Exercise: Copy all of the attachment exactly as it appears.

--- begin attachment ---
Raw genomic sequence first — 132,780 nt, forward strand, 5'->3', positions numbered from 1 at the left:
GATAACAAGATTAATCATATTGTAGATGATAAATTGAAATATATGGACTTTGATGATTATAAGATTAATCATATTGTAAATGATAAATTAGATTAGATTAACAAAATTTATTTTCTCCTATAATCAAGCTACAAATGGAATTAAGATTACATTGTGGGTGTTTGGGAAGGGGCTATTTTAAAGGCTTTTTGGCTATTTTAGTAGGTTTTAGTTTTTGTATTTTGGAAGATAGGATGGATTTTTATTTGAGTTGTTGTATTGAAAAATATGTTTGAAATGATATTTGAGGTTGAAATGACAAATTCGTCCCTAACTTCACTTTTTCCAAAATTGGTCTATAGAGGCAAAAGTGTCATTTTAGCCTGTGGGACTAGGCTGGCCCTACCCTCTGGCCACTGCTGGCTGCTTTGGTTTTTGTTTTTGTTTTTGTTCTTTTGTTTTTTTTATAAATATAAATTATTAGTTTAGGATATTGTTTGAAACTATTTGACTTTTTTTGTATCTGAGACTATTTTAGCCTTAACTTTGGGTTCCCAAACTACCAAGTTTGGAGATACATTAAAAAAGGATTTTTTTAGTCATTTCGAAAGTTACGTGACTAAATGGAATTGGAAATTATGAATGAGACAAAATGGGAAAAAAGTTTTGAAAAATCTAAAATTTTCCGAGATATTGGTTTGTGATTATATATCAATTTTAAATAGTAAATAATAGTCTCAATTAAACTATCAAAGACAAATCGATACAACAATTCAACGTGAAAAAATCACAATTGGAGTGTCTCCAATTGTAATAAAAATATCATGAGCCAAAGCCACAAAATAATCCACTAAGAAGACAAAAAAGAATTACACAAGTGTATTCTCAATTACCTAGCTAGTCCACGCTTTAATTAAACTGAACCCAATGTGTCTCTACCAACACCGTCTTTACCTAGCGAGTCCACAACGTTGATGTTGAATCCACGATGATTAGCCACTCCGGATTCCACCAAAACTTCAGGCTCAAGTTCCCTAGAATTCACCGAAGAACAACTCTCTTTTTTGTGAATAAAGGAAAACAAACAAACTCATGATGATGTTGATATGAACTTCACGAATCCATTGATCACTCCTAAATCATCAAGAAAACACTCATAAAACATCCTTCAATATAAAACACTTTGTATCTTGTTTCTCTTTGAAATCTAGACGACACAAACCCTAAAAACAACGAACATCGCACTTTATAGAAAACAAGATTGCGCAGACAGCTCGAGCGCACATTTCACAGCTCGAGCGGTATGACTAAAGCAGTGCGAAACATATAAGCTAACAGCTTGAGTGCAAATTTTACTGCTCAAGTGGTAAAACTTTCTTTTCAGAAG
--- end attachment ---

Raw genomic sequence first — 132,780 nt, forward strand, 5'->3', positions numbered from 1 at the left:
GATAACAAGATTAATCATATTGTAGATGATAAATTGAAATATATGGACTTTGATGATTATAAGATTAATCATATTGTAAATGATAAATTAGATTAGATTAACAAAATTTATTTTCTCCTATAATCAAGCTACAAATGGAATTAAGATTACATTGTGGGTGTTTGGGAAGGGGCTATTTTAAAGGCTTTTTGGCTATTTTAGTAGGTTTTAGTTTTTGTATTTTGGAAGATAGGATGGATTTTTATTTGAGTTGTTGTATTGAAAAATATGTTTGAAATGATATTTGAGGTTGAAATGACAAATTCGTCCCTAACTTCACTTTTTCCAAAATTGGTCTATAGAGGCAAAAGTGTCATTTTAGCCTGTGGGACTAGGCTGGCCCTACCCTCTGGCCACTGCTGGCTGCTTTGGTTTTTGTTTTTGTTTTTGTTCTTTTGTTTTTTTTATAAATATAAATTATTAGTTTAGGATATTGTTTGAAACTATTTGACTTTTTTTGTATCTGAGACTATTTTAGCCTTAACTTTGGGTTCCCAAACTACCAAGTTTGGAGATACATTAAAAAAGGATTTTTTTAGTCATTTCGAAAGTTACGTGACTAAATGGAATTGGAAATTATGAATGAGACAAAATGGGAAAAAAGTTTTGAAAAATCTAAAATTTTCCGAGATATTGGTTTGTGATTATATATCAATTTTAAATAGTAAATAATAGTCTCAATTAAACTATCAAAGACAAATCGATACAACAATTCAACGTGAAAAAATCACAATTGGAGTGTCTCCAATTGTAATAAAAATATCATGAGCCAAAGCCACAAAATAATCCACTAAGAAGACAAAAAAGAATTACACAAGTGTATTCTCAATTACCTAGCTAGTCCACGCTTTAATTAAACTGAACCCAATGTGTCTCTACCAACACCGTCTTTACCTAGCGAGTCCACAACGTTGATGTTGAATCCACGATGATTAGCCACTCCGGATTCCACCAAAACTTCAGGCTCAAGTTCCCTAGAATTCACCGAAGAACAACTCTCTTTTTTGTGAATAAAGGAAAACAAACAAACTCATGATGATGTTGATATGAACTTCACGAATCCATTGATCACTCCTAAATCATCAAGAAAACACTCATAAAACATCCTTCAATATAAAACACTTTGTATCTTGTTTCTCTTTGAAATCTAGACGACACAAACCCTAAAAACAACGAACATCGCACTTTATAGAAAACAAGATTGCGCAGACAGCTCGAGCGCACATTTCACAGCTCGAGCGGTATGACTAAAGCAGTGCGAAACATATAAGCTAACAGCTTGAGTGCAAATTTTACTGCTCAAGTGGTAAAACTTTCTTTTCAGAAG